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Dating Dilemmas

For many young Jews entering the dating world, especially those living in areas without a large Jewish population, they end up wrestling with issues of continuity long before they’re ready to pop the question. If Judaism is important to them, do they date only Jews, or do they date anyone and try to maintain Judaism in an interfaith home?

On the blog Jewschool.com, these are the questions raised by an author going by the name Renaissanceboy. He writes:

Ultimately, this is the struggle of being a modernized Jew; how do you maintain the practice of a religion while simultaneously subscribing to ideas of universal religious equality? They’re not mutually exclusive by any means, but you can’t just sit back and expect them to coexist. You have to self-define and expand your boundaries constantly.

He’s right, and while the road for an interfaith relationship might be difficult at times, it’s certainly one that many have successfully traversed before. But one of the folks who commented on Renaissanceboy’s blog post, Rachel Barenblat, thought the questions he posed didn’t get to the heart of the matter. The fact that he wrote this blog shows that Judaism is important, so she had a different approach:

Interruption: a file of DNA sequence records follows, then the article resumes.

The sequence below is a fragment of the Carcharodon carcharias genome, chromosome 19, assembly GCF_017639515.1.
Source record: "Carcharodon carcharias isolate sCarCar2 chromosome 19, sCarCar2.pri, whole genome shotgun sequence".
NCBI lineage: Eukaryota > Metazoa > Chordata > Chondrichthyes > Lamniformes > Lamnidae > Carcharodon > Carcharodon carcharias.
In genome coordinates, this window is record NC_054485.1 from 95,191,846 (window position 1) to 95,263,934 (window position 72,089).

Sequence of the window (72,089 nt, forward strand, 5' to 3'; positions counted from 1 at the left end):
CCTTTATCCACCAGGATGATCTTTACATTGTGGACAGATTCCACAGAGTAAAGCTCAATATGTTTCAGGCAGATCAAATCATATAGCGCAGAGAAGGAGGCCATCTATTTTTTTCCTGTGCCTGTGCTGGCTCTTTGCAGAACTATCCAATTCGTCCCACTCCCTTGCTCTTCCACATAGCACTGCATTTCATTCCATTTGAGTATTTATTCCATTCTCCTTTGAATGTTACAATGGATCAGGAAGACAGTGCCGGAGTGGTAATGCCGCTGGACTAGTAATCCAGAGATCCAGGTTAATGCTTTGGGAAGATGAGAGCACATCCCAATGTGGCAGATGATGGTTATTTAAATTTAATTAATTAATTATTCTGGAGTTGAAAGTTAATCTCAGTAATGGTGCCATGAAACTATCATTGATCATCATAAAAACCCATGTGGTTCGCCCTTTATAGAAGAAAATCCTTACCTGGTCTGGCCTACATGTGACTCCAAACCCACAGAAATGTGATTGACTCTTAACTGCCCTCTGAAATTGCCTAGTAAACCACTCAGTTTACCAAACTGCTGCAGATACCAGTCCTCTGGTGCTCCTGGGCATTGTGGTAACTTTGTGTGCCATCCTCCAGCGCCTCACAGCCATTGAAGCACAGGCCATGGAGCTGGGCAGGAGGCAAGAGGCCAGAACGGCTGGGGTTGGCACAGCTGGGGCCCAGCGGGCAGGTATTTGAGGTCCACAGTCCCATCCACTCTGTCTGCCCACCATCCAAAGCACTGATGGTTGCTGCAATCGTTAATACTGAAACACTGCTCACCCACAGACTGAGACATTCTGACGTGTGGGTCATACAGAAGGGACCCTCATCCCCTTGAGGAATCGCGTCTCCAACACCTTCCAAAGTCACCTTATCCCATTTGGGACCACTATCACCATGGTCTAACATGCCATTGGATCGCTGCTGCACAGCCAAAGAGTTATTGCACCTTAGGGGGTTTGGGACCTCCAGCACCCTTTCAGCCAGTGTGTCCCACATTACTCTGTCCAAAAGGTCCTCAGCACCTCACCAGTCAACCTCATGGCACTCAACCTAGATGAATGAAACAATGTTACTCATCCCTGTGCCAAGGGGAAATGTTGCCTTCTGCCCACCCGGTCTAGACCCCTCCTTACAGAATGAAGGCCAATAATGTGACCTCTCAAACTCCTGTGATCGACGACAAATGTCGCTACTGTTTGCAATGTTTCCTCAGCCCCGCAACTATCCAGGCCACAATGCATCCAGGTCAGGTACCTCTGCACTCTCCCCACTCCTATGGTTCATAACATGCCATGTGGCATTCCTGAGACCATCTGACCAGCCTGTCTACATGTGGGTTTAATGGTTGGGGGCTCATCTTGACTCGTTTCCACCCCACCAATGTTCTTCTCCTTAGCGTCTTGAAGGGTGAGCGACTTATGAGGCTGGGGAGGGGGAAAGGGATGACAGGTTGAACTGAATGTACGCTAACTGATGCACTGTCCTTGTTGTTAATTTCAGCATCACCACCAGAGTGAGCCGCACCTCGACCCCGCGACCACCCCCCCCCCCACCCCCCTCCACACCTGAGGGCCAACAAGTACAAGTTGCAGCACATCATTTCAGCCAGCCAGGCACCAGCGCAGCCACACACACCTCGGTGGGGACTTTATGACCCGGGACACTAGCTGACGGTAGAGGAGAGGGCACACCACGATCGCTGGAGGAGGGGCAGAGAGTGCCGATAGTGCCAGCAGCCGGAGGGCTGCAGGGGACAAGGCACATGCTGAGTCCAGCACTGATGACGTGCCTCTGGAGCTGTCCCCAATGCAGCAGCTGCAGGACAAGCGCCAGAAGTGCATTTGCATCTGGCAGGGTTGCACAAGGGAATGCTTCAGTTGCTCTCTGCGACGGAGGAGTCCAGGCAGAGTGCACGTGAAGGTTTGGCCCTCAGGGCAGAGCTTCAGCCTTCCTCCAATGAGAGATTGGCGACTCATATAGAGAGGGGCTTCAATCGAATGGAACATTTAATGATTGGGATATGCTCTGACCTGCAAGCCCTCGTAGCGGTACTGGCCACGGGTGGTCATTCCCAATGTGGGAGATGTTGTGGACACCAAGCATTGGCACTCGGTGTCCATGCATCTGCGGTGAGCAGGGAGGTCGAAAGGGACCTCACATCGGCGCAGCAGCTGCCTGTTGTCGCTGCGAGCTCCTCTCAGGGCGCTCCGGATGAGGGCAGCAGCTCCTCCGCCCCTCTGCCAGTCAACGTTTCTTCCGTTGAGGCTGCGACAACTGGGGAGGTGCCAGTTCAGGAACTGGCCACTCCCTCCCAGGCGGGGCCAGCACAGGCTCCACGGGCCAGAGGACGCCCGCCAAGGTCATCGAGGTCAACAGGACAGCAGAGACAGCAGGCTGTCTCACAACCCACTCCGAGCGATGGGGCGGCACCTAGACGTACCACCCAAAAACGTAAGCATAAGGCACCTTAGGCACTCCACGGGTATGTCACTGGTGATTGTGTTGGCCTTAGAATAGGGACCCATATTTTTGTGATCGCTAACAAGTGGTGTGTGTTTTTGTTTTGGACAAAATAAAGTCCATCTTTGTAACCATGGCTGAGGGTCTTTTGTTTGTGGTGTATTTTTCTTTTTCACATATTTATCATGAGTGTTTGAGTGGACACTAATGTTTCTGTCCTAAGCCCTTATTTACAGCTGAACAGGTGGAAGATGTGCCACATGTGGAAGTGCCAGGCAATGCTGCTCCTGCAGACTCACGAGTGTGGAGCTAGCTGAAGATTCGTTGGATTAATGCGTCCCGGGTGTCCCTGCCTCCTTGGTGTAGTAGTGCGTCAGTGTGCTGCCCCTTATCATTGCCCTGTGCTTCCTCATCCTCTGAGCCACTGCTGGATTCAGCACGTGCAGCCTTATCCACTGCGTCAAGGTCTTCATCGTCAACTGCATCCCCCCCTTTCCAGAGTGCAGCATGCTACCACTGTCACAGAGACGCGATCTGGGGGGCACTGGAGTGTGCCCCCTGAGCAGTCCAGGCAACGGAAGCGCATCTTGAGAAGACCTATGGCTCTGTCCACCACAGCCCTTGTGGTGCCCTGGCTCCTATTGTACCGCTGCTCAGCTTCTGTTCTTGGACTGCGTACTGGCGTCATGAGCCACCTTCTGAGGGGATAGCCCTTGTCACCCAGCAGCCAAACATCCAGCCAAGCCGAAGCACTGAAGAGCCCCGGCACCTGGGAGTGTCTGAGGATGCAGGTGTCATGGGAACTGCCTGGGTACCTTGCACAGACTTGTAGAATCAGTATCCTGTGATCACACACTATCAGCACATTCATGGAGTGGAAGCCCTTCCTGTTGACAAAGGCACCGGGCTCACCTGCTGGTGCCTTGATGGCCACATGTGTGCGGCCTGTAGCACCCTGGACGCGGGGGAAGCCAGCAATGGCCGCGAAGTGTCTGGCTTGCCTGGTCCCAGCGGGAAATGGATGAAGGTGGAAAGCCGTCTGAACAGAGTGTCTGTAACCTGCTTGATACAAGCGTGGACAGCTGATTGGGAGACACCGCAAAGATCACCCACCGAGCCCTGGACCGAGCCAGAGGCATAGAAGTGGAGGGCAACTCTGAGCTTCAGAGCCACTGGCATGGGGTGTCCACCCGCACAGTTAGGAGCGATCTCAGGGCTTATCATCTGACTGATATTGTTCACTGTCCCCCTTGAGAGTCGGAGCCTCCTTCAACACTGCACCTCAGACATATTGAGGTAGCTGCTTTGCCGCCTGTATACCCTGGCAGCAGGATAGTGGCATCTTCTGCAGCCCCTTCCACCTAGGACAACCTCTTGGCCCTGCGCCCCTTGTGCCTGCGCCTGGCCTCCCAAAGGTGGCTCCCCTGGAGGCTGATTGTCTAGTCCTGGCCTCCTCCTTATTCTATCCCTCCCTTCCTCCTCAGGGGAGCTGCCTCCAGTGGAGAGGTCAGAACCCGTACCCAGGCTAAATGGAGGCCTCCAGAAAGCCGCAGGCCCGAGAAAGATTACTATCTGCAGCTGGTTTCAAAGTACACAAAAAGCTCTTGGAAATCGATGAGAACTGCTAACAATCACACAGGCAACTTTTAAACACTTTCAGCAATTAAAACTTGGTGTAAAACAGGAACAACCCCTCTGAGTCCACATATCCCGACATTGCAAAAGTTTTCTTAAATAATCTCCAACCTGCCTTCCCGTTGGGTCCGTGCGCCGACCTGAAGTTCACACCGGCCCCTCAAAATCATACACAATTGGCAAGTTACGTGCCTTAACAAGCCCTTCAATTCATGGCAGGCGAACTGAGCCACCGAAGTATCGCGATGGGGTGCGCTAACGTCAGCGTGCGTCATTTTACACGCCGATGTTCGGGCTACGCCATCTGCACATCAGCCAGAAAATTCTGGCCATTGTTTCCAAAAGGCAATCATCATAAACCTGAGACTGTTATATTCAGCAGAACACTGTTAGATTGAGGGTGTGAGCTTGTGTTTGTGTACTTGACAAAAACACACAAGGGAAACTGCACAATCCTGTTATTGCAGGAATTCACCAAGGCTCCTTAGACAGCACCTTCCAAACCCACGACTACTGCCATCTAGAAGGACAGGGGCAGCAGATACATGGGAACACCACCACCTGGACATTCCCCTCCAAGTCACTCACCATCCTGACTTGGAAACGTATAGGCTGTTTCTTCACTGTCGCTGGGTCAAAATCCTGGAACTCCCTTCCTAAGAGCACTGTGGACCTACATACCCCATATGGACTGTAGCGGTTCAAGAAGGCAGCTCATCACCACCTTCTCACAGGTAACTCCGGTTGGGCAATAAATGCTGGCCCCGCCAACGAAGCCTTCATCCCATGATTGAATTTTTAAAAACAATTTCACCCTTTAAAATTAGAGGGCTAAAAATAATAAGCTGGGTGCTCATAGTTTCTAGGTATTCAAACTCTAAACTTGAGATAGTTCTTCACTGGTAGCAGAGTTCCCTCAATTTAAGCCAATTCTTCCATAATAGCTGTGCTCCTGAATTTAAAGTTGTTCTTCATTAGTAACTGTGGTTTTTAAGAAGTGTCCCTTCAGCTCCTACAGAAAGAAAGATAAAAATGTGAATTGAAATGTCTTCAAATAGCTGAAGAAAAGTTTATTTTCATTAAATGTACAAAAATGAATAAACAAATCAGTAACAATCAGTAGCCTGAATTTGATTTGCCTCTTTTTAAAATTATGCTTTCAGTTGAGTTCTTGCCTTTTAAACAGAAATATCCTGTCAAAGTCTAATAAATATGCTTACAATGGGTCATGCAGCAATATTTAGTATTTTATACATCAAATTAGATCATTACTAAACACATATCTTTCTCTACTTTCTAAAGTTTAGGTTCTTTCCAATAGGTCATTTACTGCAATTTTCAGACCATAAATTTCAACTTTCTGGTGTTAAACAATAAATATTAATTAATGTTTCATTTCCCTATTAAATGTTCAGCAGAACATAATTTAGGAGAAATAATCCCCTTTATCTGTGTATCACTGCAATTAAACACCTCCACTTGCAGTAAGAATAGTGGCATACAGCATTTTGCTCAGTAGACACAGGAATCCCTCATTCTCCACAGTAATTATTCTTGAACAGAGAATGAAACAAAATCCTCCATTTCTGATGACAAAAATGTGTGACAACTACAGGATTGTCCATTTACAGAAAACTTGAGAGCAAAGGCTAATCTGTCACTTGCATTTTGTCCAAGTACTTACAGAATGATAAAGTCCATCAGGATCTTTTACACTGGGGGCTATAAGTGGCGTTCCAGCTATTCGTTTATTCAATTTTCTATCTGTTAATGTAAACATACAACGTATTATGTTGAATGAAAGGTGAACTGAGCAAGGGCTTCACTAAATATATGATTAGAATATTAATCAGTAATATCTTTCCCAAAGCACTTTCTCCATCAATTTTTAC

The real question may be: how (my emphasis) important is Judaism in your daily life? If it’s a part of your life, then it’s a natural thing for you to bring to your dating life, your partnership and marriage, your childrearing — everything that you do — and anyone with whom you would partner will know that about you from the get-go.

She makes a great point. If Judaism is part of what defines your core identity, it won’t matter who you marry because they will understand what the future holds. Therefore intermarriage isn’t the end of the Jewish line; not “doing Jewish” is what leads to a loss of Jewish identity. Just look at the number of unaffiliated Jews who came from a home with two Jewish parents. We have survived for thousands of years – and through millions of intermarriages – because of our ability to adapt and our desire to pass on Jewish ritual and belief. Asking these kinds of questions early shows a level of dedication to Judaism, and that’s the most important factor of all.



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